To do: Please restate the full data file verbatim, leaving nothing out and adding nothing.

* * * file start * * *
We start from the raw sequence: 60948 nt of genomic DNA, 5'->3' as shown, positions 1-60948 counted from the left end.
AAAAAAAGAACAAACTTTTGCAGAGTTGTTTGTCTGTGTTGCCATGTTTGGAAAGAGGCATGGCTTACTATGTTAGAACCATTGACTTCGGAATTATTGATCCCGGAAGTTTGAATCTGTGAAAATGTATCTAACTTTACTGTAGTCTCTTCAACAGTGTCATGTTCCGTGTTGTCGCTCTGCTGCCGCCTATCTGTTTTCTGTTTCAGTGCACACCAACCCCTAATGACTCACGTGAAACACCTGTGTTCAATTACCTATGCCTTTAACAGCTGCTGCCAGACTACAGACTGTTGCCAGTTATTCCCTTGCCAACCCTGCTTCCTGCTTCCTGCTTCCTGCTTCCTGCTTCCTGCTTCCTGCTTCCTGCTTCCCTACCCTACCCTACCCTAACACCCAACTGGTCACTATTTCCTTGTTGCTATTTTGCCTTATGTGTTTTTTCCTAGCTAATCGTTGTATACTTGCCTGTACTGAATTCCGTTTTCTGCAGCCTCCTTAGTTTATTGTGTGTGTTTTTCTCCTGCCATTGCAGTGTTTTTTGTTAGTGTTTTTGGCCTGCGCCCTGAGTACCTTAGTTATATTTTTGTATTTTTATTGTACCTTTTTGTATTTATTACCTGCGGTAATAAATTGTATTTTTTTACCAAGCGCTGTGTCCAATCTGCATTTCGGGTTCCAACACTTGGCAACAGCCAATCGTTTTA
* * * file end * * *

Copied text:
We start from the raw sequence: 60948 nt of genomic DNA, 5'->3' as shown, positions 1-60948 counted from the left end.
AAAAAAAGAACAAACTTTTGCAGAGTTGTTTGTCTGTGTTGCCATGTTTGGAAAGAGGCATGGCTTACTATGTTAGAACCATTGACTTCGGAATTATTGATCCCGGAAGTTTGAATCTGTGAAAATGTATCTAACTTTACTGTAGTCTCTTCAACAGTGTCATGTTCCGTGTTGTCGCTCTGCTGCCGCCTATCTGTTTTCTGTTTCAGTGCACACCAACCCCTAATGACTCACGTGAAACACCTGTGTTCAATTACCTATGCCTTTAACAGCTGCTGCCAGACTACAGACTGTTGCCAGTTATTCCCTTGCCAACCCTGCTTCCTGCTTCCTGCTTCCTGCTTCCTGCTTCCTGCTTCCTGCTTCCTGCTTCCCTACCCTACCCTACCCTAACACCCAACTGGTCACTATTTCCTTGTTGCTATTTTGCCTTATGTGTTTTTTCCTAGCTAATCGTTGTATACTTGCCTGTACTGAATTCCGTTTTCTGCAGCCTCCTTAGTTTATTGTGTGTGTTTTTCTCCTGCCATTGCAGTGTTTTTTGTTAGTGTTTTTGGCCTGCGCCCTGAGTACCTTAGTTATATTTTTGTATTTTTATTGTACCTTTTTGTATTTATTACCTGCGGTAATAAATTGTATTTTTTTACCAAGCGCTGTGTCCAATCTGCATTTCGGGTTCCAACACTTGGCAACAGCCAATCGTTTTA